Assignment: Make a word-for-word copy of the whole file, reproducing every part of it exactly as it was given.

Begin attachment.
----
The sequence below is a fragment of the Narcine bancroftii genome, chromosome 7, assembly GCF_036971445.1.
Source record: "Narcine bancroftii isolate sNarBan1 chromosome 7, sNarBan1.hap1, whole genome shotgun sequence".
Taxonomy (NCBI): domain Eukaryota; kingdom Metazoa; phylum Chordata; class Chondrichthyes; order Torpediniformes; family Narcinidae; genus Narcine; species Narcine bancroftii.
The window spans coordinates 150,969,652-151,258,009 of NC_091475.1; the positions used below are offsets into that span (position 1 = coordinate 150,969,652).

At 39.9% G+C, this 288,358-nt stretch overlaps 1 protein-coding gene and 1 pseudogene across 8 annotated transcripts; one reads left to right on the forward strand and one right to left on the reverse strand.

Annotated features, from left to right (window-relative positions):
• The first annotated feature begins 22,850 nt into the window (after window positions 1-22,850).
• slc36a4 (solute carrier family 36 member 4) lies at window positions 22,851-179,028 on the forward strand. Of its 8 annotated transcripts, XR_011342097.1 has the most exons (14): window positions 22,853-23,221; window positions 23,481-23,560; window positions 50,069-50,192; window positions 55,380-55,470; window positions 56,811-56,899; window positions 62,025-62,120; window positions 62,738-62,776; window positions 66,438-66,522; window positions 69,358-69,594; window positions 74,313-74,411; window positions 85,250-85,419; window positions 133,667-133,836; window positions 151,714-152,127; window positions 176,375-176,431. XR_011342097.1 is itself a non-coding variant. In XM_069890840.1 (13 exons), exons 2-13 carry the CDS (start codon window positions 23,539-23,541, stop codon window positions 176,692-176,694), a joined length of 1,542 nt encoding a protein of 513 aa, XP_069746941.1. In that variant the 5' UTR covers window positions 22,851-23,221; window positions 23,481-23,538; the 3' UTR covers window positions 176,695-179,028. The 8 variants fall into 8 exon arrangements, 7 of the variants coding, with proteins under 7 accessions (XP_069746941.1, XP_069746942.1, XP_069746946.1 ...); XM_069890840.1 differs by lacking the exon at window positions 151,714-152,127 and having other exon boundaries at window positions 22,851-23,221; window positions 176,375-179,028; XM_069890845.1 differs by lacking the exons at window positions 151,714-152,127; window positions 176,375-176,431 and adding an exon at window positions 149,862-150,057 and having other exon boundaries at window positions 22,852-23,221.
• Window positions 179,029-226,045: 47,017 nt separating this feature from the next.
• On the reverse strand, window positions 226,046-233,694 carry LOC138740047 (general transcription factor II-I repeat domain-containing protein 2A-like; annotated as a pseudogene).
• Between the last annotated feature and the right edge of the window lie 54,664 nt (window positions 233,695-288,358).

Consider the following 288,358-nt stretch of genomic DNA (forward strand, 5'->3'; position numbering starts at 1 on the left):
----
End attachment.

The sequence below is a fragment of the Narcine bancroftii genome, chromosome 7, assembly GCF_036971445.1.
Source record: "Narcine bancroftii isolate sNarBan1 chromosome 7, sNarBan1.hap1, whole genome shotgun sequence".
Taxonomy (NCBI): domain Eukaryota; kingdom Metazoa; phylum Chordata; class Chondrichthyes; order Torpediniformes; family Narcinidae; genus Narcine; species Narcine bancroftii.
The window spans coordinates 150,969,652-151,258,009 of NC_091475.1; the positions used below are offsets into that span (position 1 = coordinate 150,969,652).

At 39.9% G+C, this 288,358-nt stretch overlaps 1 protein-coding gene and 1 pseudogene across 8 annotated transcripts; one reads left to right on the forward strand and one right to left on the reverse strand.

Annotated features, from left to right (window-relative positions):
• The first annotated feature begins 22,850 nt into the window (after window positions 1-22,850).
• slc36a4 (solute carrier family 36 member 4) lies at window positions 22,851-179,028 on the forward strand. Of its 8 annotated transcripts, XR_011342097.1 has the most exons (14): window positions 22,853-23,221; window positions 23,481-23,560; window positions 50,069-50,192; window positions 55,380-55,470; window positions 56,811-56,899; window positions 62,025-62,120; window positions 62,738-62,776; window positions 66,438-66,522; window positions 69,358-69,594; window positions 74,313-74,411; window positions 85,250-85,419; window positions 133,667-133,836; window positions 151,714-152,127; window positions 176,375-176,431. XR_011342097.1 is itself a non-coding variant. In XM_069890840.1 (13 exons), exons 2-13 carry the CDS (start codon window positions 23,539-23,541, stop codon window positions 176,692-176,694), a joined length of 1,542 nt encoding a protein of 513 aa, XP_069746941.1. In that variant the 5' UTR covers window positions 22,851-23,221; window positions 23,481-23,538; the 3' UTR covers window positions 176,695-179,028. The 8 variants fall into 8 exon arrangements, 7 of the variants coding, with proteins under 7 accessions (XP_069746941.1, XP_069746942.1, XP_069746946.1 ...); XM_069890840.1 differs by lacking the exon at window positions 151,714-152,127 and having other exon boundaries at window positions 22,851-23,221; window positions 176,375-179,028; XM_069890845.1 differs by lacking the exons at window positions 151,714-152,127; window positions 176,375-176,431 and adding an exon at window positions 149,862-150,057 and having other exon boundaries at window positions 22,852-23,221.
• Window positions 179,029-226,045: 47,017 nt separating this feature from the next.
• On the reverse strand, window positions 226,046-233,694 carry LOC138740047 (general transcription factor II-I repeat domain-containing protein 2A-like; annotated as a pseudogene).
• Between the last annotated feature and the right edge of the window lie 54,664 nt (window positions 233,695-288,358).

Consider the following 288,358-nt stretch of genomic DNA (forward strand, 5'->3'; position numbering starts at 1 on the left):